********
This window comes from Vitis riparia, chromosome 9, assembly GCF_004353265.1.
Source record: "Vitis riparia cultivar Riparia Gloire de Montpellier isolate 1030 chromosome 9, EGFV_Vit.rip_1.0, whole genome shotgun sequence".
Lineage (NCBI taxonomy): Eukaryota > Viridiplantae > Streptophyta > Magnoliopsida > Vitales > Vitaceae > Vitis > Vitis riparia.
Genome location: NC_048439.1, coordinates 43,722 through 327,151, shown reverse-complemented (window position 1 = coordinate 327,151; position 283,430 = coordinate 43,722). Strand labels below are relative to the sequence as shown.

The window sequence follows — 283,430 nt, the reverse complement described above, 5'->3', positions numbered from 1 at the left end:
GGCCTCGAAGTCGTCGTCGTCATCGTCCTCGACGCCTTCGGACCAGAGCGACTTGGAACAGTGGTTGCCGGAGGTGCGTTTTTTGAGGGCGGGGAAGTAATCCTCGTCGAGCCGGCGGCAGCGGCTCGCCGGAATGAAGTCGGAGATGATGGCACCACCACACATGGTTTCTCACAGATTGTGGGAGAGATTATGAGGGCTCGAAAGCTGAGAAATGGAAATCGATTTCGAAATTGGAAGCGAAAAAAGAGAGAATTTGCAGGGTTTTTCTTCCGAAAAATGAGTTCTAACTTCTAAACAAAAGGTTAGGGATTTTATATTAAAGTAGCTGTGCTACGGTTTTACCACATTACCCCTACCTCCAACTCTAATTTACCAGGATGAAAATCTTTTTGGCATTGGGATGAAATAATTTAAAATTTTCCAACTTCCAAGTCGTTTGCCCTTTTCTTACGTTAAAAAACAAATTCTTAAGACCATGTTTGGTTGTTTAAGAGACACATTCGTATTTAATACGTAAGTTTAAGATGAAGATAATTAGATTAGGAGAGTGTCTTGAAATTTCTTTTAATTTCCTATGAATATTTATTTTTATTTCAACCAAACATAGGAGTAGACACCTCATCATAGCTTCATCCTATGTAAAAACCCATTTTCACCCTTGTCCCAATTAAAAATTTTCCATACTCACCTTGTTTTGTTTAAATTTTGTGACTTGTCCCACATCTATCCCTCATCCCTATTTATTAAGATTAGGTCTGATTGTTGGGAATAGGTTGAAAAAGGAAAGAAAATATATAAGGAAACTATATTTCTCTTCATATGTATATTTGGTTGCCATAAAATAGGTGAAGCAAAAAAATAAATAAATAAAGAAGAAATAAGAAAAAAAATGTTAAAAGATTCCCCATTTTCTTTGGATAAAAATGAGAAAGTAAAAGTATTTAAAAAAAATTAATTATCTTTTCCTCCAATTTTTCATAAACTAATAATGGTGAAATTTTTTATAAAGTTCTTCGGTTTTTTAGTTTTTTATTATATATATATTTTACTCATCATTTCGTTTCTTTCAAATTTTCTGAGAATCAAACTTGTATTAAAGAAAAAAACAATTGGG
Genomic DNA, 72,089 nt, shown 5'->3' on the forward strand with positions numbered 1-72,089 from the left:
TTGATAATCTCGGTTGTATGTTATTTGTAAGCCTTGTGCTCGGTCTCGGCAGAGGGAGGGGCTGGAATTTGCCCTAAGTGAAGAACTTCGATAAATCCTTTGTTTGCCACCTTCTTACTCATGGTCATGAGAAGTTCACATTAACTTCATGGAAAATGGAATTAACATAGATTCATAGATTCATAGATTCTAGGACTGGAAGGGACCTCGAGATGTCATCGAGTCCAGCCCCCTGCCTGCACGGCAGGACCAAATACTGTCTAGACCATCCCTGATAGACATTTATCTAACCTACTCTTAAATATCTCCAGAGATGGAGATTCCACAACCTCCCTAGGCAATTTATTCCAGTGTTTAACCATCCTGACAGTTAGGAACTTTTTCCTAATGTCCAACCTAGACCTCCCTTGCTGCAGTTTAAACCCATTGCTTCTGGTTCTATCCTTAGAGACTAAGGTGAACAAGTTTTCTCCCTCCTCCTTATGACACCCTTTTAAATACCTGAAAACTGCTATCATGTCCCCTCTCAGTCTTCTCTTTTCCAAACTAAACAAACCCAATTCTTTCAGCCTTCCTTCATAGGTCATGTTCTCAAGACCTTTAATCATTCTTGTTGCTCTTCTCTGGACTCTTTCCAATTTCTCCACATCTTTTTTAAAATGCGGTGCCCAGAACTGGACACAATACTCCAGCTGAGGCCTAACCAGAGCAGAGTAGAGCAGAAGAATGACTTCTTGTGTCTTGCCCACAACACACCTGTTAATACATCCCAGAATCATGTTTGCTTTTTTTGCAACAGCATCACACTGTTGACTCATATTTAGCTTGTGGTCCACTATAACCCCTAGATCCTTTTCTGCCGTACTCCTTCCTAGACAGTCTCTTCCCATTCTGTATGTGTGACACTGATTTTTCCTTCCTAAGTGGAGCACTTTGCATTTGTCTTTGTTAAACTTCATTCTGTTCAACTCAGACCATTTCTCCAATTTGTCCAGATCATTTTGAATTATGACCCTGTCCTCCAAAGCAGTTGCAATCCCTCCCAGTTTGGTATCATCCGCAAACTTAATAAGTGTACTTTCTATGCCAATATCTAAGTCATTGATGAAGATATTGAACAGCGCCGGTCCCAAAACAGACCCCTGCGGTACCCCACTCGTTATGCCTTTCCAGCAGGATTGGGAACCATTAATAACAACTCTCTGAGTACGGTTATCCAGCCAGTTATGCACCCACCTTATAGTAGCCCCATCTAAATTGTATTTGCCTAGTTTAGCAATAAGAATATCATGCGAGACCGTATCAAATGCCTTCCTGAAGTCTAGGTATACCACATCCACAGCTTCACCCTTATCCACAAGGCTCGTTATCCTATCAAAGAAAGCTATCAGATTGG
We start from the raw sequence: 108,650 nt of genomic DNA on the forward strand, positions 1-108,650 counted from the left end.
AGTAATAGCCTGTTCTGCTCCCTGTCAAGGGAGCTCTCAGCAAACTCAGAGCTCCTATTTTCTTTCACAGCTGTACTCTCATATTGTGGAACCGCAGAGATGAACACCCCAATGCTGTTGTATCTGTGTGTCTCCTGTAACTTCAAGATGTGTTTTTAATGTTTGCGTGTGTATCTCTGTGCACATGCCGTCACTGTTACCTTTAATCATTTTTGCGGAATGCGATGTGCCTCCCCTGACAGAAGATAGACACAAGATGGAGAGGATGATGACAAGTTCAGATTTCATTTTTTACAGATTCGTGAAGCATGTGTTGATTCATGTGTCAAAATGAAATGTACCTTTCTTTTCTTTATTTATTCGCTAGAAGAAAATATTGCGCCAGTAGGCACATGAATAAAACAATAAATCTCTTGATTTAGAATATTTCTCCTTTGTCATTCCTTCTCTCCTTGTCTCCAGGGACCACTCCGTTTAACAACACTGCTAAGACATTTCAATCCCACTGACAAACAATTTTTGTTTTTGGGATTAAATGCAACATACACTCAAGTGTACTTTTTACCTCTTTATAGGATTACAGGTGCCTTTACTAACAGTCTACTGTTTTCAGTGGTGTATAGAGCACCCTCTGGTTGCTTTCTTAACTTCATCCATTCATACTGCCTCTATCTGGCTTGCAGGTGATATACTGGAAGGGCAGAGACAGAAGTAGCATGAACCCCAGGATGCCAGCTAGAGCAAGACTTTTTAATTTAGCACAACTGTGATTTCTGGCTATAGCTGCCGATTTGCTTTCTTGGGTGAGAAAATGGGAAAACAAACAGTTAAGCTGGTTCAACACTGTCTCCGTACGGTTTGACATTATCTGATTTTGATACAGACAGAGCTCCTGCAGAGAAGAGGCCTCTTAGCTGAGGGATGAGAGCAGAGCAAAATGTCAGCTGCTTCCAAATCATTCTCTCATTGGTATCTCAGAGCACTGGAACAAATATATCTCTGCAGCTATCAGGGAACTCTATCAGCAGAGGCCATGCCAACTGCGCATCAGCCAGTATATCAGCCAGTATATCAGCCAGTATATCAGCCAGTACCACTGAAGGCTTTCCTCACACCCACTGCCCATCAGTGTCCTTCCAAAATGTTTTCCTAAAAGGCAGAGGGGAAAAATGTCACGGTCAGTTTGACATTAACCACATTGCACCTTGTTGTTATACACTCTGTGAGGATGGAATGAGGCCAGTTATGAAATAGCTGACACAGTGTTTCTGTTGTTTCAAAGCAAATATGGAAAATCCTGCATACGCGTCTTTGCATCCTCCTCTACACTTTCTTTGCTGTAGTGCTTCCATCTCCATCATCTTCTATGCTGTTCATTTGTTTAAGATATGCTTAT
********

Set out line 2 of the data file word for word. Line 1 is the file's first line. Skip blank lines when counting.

Source record: "Vitis riparia cultivar Riparia Gloire de Montpellier isolate 1030 chromosome 9, EGFV_Vit.rip_1.0, whole genome shotgun sequence".